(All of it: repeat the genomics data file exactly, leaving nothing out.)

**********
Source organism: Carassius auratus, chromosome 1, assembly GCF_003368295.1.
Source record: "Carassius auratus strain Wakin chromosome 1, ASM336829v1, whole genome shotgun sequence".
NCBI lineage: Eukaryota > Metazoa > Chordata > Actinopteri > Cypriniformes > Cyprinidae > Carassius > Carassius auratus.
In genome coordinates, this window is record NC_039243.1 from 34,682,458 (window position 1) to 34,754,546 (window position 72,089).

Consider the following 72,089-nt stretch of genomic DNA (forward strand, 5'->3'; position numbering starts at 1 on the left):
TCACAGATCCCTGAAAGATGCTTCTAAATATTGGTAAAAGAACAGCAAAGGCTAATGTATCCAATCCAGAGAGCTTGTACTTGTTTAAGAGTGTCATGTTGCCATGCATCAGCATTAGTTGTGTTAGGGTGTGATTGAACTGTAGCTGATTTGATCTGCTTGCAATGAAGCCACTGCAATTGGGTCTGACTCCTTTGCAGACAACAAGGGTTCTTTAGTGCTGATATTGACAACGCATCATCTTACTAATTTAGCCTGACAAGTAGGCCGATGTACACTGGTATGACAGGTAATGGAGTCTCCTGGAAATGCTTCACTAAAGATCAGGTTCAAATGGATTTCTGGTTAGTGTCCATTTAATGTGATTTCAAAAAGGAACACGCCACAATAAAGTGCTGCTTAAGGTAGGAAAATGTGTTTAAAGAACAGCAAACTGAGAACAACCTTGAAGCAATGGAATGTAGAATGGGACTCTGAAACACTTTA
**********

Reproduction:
Source organism: Carassius auratus, chromosome 1, assembly GCF_003368295.1.
Source record: "Carassius auratus strain Wakin chromosome 1, ASM336829v1, whole genome shotgun sequence".
NCBI lineage: Eukaryota > Metazoa > Chordata > Actinopteri > Cypriniformes > Cyprinidae > Carassius > Carassius auratus.
In genome coordinates, this window is record NC_039243.1 from 34,682,458 (window position 1) to 34,754,546 (window position 72,089).

Consider the following 72,089-nt stretch of genomic DNA (forward strand, 5'->3'; position numbering starts at 1 on the left):
TCACAGATCCCTGAAAGATGCTTCTAAATATTGGTAAAAGAACAGCAAAGGCTAATGTATCCAATCCAGAGAGCTTGTACTTGTTTAAGAGTGTCATGTTGCCATGCATCAGCATTAGTTGTGTTAGGGTGTGATTGAACTGTAGCTGATTTGATCTGCTTGCAATGAAGCCACTGCAATTGGGTCTGACTCCTTTGCAGACAACAAGGGTTCTTTAGTGCTGATATTGACAACGCATCATCTTACTAATTTAGCCTGACAAGTAGGCCGATGTACACTGGTATGACAGGTAATGGAGTCTCCTGGAAATGCTTCACTAAAGATCAGGTTCAAATGGATTTCTGGTTAGTGTCCATTTAATGTGATTTCAAAAAGGAACACGCCACAATAAAGTGCTGCTTAAGGTAGGAAAATGTGTTTAAAGAACAGCAAACTGAGAACAACCTTGAAGCAATGGAATGTAGAATGGGACTCTGAAACACTTTA